Several months ago, I announced my plans to make a video debunking the Lost Cause and responding to those who fail to consider it in their analysis of the debate over statues. That project, while delayed, also ran into snags. Namely, that my original plan for the video must change.
Instead of merely responding to a conservative take on the Lost Cause and the statues created by that movement, I must also respond to a misrepresentation of the past in the post-Civil War, more commonly known as Reconstruction.
I say this thanks to a recent article in The American Conservative by Helen Andrews, a member of the right-wing Claremont Institute, in which she impugns the entire enterprise that was rebuilding the South.
More specifically, she disregards contemporary historians and figures such as W.E.B. Du Bois for his work on Reconstruction, seemingly failing to realize that the state of historiography in the 19th Century was significantly weaker than it is now. She also engages in blatant red-baiting, which as I have explained before, is the bane of a healthy democratic society.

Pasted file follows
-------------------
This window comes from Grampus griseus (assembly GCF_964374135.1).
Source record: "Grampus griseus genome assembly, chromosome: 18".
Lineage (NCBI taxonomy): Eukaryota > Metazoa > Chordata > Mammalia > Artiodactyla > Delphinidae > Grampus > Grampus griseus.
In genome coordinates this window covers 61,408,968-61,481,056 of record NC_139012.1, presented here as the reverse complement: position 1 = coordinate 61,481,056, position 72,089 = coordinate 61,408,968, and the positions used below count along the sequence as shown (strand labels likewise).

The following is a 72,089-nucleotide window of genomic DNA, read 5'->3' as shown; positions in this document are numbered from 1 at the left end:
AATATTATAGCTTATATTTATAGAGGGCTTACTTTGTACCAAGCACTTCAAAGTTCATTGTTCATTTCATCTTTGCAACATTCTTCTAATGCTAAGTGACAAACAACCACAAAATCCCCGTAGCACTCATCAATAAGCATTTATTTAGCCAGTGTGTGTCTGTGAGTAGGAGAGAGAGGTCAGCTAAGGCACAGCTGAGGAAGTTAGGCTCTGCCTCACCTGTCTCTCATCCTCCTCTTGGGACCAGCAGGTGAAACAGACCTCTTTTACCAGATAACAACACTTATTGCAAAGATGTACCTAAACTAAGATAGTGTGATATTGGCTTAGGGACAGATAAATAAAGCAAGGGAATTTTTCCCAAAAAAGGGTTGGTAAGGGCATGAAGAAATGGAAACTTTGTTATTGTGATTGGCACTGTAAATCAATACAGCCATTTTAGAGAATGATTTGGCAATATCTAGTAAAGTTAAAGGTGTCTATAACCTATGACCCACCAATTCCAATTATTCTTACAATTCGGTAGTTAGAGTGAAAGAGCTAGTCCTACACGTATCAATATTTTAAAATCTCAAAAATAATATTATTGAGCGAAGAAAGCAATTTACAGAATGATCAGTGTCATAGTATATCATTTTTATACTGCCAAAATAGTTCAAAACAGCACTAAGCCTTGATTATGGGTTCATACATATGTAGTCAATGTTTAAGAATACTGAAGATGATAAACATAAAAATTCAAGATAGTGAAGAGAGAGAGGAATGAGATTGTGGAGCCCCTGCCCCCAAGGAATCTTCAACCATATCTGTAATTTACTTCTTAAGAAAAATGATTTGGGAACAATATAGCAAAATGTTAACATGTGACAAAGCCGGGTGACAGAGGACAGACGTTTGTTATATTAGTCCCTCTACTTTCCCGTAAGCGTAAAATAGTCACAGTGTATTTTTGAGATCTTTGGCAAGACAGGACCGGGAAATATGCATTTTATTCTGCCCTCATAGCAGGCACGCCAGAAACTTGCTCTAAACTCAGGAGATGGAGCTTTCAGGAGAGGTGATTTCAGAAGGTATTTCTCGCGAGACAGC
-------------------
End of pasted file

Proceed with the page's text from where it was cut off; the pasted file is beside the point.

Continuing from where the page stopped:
In her attempts to disregard the importance of Reconstruction, Andrews contributes to many of the old racist tropes that permeated among white segregationists in the South. Whatever her intentions, her approach can’t stand.
To that end, I plan to not only talk about the statue debate but also the importance of remembering the specter of white supremacist propaganda and how it worked to justify the subjugation of an entire group of Americans. History must not be forgotten for partisan points.